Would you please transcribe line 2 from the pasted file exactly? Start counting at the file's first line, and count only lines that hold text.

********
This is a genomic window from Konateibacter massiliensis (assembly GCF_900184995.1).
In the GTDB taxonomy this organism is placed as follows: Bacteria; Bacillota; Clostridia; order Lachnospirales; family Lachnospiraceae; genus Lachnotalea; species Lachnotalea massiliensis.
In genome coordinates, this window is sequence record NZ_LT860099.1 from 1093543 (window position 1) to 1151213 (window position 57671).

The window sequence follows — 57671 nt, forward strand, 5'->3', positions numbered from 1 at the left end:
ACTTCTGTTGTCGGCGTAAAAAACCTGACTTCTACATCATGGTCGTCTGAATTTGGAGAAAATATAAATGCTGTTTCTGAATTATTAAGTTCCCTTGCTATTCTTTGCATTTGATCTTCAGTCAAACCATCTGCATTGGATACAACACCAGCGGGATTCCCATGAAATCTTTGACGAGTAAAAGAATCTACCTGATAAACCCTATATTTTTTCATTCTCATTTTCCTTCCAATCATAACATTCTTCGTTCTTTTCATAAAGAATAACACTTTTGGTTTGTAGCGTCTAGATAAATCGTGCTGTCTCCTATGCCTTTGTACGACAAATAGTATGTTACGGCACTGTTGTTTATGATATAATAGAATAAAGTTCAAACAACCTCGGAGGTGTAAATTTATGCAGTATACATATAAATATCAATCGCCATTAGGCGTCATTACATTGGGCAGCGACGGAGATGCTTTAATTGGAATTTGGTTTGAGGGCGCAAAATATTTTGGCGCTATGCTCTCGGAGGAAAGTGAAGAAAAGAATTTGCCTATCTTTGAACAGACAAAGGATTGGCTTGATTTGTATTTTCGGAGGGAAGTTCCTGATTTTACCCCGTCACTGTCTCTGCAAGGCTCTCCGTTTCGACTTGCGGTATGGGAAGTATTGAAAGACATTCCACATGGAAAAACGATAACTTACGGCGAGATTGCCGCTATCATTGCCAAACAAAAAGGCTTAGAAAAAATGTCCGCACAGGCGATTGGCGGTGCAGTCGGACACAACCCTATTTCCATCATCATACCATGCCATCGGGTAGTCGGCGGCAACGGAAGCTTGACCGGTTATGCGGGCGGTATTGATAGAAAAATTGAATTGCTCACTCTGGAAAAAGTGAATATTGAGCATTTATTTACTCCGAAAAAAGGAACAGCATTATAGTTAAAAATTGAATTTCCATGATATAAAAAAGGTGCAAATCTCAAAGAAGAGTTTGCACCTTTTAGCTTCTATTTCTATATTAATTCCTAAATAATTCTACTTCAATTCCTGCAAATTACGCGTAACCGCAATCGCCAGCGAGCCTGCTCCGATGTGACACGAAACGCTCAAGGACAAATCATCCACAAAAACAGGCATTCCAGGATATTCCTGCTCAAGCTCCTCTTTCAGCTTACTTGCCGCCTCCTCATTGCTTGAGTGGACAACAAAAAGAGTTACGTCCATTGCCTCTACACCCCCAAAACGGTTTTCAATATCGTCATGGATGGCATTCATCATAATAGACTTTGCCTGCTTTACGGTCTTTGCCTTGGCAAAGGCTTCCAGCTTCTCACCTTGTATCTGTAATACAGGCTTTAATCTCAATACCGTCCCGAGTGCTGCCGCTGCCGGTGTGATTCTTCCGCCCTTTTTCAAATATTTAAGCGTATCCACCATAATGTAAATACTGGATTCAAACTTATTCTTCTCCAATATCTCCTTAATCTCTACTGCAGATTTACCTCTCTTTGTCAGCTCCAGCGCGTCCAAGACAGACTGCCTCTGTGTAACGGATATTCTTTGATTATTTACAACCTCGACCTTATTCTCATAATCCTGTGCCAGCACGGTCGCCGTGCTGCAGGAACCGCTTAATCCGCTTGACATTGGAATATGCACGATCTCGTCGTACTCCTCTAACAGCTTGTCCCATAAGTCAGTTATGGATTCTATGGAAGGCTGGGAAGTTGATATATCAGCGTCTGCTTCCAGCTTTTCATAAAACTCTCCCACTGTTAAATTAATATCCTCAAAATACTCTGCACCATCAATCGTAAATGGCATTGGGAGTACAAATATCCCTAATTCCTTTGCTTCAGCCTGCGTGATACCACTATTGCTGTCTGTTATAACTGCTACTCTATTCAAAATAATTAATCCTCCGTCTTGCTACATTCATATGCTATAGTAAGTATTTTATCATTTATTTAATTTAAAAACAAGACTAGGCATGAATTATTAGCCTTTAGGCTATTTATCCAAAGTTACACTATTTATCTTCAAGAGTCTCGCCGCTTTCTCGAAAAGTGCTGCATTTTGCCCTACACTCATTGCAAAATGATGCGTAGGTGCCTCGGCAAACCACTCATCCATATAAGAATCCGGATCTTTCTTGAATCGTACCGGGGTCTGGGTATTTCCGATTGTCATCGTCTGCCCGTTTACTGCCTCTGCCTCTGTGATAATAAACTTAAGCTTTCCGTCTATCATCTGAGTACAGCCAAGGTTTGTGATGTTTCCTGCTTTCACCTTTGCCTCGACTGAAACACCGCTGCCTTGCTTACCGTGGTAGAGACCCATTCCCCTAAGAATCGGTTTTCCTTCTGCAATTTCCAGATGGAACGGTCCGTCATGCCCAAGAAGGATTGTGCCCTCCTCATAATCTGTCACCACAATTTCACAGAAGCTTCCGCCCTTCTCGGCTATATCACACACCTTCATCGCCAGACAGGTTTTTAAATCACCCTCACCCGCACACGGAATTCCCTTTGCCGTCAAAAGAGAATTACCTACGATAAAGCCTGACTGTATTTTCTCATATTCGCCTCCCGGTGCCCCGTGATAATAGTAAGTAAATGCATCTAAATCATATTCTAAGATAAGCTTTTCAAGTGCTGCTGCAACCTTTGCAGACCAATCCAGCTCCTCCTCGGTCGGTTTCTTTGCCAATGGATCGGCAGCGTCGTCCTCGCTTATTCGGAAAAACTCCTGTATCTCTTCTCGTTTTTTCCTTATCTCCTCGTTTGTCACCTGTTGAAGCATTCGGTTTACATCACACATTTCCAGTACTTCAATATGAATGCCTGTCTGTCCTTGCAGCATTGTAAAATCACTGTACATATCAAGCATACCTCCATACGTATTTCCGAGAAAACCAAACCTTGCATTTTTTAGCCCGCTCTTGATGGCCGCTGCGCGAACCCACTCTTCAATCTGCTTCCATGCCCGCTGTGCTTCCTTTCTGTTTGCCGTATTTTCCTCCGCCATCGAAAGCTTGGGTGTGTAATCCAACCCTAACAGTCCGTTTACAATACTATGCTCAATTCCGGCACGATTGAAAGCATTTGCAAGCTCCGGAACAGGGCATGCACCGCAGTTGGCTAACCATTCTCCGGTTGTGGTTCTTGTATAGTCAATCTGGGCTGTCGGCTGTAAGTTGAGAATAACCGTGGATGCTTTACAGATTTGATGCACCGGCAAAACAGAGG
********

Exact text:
In the GTDB taxonomy this organism is placed as follows: Bacteria; Bacillota; Clostridia; order Lachnospirales; family Lachnospiraceae; genus Lachnotalea; species Lachnotalea massiliensis.